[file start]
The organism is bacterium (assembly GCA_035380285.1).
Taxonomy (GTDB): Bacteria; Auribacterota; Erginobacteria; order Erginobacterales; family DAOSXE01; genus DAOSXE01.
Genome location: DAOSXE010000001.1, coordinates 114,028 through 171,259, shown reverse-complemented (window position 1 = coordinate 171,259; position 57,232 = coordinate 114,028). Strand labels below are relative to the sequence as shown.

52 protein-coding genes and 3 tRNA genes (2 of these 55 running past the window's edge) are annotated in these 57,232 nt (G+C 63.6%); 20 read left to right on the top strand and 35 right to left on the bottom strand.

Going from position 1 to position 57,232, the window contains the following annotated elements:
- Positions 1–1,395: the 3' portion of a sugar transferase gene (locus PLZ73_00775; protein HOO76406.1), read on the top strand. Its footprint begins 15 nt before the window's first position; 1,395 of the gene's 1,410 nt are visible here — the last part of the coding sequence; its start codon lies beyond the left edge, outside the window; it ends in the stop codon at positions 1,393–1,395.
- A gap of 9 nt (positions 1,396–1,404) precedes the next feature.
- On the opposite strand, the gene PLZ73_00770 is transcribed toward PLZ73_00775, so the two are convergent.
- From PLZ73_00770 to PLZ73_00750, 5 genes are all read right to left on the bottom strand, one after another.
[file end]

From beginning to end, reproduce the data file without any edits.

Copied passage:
The organism is bacterium (assembly GCA_035380285.1).
Taxonomy (GTDB): Bacteria; Auribacterota; Erginobacteria; order Erginobacterales; family DAOSXE01; genus DAOSXE01.
Genome location: DAOSXE010000001.1, coordinates 114,028 through 171,259, shown reverse-complemented (window position 1 = coordinate 171,259; position 57,232 = coordinate 114,028). Strand labels below are relative to the sequence as shown.

52 protein-coding genes and 3 tRNA genes (2 of these 55 running past the window's edge) are annotated in these 57,232 nt (G+C 63.6%); 20 read left to right on the top strand and 35 right to left on the bottom strand.

Going from position 1 to position 57,232, the window contains the following annotated elements:
- Positions 1–1,395: the 3' portion of a sugar transferase gene (locus PLZ73_00775; protein HOO76406.1), read on the top strand. Its footprint begins 15 nt before the window's first position; 1,395 of the gene's 1,410 nt are visible here — the last part of the coding sequence; its start codon lies beyond the left edge, outside the window; it ends in the stop codon at positions 1,393–1,395.
- A gap of 9 nt (positions 1,396–1,404) precedes the next feature.
- On the opposite strand, the gene PLZ73_00770 is transcribed toward PLZ73_00775, so the two are convergent.
- From PLZ73_00770 to PLZ73_00750, 5 genes are all read right to left on the bottom strand, one after another.